The Mountain View Los Altos High School District reported an increase in COVID-19 cases, predominantly at Los Altos High, the week of Oct. 31 to Nov. 6.
Superintendent Nellie Meyer reported the numbers at the Nov. 8 MVLA Board of Trustees meeting.
According to the MVLA COVID-19 dashboard, six students and two staff members tested positive for the virus over the one-week period. In comparison, the district has recorded a total of 30 student and 11 staff cases in the 15 months since July 1, 2020.
For the week Oct. 31 to Nov. 6, 1,760 MVLA staff and students were tested. Five people from Los Altos High, two from Mountain View High and one from Alta Vista High tested positive. Meyer said none of the recent cases were spread on campus, following Santa Clara County’s contact tracing.
“We’re seeing the same kind of indicators across the county,” she said. “Overall, still a low number, but certainly quite a few tests.”
Leyla Benson, associate superintendent for personnel, leads the COVID tracking efforts for MVLA and expressed surprise at the increase.
“I think there is an element of surprise, in particular because we’ve had significant progress after the start of school,” she said. “So, we saw a rise at the start of school, which was very likely attributable to the things that occurred at the very tail end of summer, and we are very thorough with our testing protocol and our contact tracing, and we didn’t have any in-school spread that we could detect.”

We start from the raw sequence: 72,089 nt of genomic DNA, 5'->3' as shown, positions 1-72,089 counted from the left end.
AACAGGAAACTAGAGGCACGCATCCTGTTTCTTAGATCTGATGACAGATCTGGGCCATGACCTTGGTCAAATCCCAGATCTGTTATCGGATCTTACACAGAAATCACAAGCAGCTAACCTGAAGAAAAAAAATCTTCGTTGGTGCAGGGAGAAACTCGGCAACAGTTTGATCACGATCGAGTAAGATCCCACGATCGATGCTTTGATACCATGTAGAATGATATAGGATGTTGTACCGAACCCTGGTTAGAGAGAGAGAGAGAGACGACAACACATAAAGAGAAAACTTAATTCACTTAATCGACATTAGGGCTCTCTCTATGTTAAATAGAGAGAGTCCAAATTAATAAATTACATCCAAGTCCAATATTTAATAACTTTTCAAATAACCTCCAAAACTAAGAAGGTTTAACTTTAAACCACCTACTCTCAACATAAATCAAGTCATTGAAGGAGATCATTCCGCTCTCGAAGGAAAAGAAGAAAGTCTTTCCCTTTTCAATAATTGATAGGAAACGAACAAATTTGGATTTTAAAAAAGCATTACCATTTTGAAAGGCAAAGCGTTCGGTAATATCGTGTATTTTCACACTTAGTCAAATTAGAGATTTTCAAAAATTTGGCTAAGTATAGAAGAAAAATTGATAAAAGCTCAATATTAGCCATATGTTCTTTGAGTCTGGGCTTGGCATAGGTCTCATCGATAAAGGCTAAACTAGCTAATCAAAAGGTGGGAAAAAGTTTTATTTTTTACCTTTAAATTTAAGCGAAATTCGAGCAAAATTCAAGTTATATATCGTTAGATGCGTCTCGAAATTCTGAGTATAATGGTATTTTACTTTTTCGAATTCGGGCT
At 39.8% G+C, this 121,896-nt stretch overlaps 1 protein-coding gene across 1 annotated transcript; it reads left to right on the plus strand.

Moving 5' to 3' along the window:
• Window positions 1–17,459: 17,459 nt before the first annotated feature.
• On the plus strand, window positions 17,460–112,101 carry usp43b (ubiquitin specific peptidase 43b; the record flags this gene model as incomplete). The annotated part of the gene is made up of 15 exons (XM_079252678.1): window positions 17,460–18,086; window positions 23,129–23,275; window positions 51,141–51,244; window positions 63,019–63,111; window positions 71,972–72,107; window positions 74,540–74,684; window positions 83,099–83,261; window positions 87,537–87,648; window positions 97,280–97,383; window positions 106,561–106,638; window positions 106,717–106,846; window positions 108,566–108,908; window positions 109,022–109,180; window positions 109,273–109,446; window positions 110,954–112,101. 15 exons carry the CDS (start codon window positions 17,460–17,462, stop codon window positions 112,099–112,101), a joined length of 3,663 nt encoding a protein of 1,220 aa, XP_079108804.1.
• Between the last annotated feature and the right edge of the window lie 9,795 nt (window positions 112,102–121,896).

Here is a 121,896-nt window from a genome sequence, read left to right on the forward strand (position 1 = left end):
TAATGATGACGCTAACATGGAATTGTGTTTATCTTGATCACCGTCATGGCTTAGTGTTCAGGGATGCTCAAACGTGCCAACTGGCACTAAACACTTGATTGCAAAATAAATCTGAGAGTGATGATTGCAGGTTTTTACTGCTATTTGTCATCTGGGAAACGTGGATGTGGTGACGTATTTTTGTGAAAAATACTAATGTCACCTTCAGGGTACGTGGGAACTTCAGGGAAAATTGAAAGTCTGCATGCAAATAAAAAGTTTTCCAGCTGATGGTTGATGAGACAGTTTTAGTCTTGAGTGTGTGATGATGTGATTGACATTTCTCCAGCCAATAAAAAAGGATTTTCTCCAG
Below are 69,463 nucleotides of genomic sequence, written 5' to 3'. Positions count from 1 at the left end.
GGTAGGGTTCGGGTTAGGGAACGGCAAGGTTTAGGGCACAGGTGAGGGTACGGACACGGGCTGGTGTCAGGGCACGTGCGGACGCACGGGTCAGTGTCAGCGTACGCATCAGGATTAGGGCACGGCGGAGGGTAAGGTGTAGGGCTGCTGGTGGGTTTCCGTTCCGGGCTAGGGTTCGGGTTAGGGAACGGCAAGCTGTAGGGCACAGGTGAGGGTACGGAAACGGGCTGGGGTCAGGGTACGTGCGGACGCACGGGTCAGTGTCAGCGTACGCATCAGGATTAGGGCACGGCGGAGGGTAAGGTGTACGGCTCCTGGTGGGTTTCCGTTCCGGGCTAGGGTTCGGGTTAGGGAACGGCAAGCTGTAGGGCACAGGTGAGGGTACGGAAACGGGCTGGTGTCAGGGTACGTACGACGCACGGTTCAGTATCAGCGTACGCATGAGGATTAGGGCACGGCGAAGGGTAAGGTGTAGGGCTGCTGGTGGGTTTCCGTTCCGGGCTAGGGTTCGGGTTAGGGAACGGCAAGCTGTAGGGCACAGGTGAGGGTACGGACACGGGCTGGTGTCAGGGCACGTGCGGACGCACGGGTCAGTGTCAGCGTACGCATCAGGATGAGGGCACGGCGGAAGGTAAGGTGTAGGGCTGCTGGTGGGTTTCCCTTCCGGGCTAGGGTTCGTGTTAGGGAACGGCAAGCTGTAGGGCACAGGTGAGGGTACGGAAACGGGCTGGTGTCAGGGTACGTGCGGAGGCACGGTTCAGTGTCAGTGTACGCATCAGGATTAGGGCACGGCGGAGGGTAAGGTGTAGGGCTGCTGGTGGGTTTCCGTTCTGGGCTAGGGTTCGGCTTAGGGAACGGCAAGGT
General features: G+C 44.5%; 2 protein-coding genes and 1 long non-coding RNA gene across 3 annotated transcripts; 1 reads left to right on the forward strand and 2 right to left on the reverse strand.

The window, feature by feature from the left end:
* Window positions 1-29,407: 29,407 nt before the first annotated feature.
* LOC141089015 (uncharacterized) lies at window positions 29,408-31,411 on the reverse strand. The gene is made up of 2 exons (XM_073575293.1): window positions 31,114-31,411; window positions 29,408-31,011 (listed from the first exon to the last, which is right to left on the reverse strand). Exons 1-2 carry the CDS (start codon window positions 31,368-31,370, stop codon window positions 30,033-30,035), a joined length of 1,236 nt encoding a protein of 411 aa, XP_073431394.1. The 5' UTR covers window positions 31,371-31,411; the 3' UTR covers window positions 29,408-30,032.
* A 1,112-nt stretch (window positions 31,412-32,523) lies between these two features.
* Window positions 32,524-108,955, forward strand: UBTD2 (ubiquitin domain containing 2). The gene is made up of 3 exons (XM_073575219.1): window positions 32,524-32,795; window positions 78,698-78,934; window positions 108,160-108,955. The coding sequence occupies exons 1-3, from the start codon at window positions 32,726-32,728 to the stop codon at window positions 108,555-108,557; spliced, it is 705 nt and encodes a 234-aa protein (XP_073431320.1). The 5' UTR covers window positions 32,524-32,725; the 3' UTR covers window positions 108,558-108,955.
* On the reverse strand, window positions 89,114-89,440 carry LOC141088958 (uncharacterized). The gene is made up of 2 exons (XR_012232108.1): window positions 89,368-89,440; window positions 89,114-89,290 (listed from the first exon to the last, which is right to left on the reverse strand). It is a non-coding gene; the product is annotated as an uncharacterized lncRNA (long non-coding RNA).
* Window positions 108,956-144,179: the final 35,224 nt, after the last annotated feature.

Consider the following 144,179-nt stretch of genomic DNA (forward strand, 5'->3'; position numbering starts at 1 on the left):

After coming in close contact with someone who has tested positive for COVID, MVLA students and staff are required to undergo lab-process PCR testing to remain in school and participate in school-related activities. Benson said MVLA students and staff may choose to opt out of testing after close contact, but they must quarantine for 10 days, per county guidelines.
Before the recent uptick in cases, MVLA was on a downward trajectory, largely due to vaccination and booster rates increasing. However, Benson said that as the colder months arrive and people begin gathering indoors more often, it could impact the number of cases.
“We knew there were school-related activities, we knew people were having gatherings more frequently due to the higher vaccination rates and the lower COVID rates, additionally, the Halloween activities,” she said.
MVLA has taken measures to prepare for potential increases. Benson cited messages the district has sent recommending proactive measures, including testing after travel, testing before and after community gatherings, testing before and after family gatherings and masking whenever possible.
According to Benson’s communication with Santa Clara County, the recent increase is not unique to MVLA – the number of COVID cases is up in other school districts as well.